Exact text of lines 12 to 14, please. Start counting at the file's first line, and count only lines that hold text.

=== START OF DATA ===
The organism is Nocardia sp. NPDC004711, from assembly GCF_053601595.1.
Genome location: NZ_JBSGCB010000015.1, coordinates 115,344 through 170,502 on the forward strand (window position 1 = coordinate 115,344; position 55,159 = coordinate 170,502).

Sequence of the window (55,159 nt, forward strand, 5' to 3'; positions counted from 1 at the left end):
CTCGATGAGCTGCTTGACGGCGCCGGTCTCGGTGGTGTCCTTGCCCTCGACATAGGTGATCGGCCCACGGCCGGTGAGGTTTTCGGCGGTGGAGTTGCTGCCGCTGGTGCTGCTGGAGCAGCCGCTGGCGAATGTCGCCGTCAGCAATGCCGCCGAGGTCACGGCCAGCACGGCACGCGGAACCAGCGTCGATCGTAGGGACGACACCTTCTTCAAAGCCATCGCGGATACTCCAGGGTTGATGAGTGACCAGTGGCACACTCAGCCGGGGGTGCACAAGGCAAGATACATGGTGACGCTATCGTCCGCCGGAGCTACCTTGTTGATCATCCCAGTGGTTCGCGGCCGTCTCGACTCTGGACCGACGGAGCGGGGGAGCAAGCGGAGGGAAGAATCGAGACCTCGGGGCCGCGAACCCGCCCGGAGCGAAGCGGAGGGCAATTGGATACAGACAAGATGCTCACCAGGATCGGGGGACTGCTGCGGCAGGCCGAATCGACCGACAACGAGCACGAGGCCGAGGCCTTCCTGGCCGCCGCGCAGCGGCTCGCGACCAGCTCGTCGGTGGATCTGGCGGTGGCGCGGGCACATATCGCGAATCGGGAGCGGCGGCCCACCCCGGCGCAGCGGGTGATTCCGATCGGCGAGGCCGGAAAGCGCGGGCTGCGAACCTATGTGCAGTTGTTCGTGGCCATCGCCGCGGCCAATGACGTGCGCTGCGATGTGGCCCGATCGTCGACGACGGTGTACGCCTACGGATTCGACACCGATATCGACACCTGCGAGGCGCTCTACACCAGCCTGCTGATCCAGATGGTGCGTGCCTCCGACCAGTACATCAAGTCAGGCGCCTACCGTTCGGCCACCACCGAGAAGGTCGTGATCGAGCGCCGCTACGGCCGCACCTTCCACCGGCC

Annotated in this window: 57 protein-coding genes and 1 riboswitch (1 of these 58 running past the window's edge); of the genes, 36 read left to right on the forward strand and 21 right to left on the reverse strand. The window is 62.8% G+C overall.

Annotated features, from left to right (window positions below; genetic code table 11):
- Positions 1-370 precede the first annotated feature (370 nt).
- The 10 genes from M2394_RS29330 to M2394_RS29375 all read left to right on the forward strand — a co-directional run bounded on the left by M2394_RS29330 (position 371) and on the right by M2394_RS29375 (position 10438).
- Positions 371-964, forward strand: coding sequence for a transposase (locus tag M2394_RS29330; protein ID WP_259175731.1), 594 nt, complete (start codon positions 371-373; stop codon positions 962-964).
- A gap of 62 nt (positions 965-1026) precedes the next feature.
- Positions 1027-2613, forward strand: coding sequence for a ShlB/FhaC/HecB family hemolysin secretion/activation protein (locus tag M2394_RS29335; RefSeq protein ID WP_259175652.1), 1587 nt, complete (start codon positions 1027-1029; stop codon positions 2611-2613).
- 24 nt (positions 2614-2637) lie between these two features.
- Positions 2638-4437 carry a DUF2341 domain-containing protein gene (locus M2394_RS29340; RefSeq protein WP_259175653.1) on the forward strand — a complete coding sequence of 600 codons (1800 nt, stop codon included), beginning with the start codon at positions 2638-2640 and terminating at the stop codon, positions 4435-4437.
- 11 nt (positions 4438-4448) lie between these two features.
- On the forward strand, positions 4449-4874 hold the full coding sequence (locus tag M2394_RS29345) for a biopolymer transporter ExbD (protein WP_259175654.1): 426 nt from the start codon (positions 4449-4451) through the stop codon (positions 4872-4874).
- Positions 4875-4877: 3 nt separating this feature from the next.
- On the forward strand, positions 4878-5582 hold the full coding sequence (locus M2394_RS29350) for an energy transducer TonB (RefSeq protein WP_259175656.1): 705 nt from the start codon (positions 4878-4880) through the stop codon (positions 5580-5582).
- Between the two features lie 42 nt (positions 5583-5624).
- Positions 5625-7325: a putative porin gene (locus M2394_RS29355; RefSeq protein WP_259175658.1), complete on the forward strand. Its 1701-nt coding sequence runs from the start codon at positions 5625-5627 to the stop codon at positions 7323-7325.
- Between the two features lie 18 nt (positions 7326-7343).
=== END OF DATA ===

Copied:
- 24 nt (positions 2614-2637) lie between these two features.
- Positions 2638-4437 carry a DUF2341 domain-containing protein gene (locus M2394_RS29340; RefSeq protein WP_259175653.1) on the forward strand — a complete coding sequence of 600 codons (1800 nt, stop codon included), beginning with the start codon at positions 2638-2640 and terminating at the stop codon, positions 4435-4437.
- 11 nt (positions 4438-4448) lie between these two features.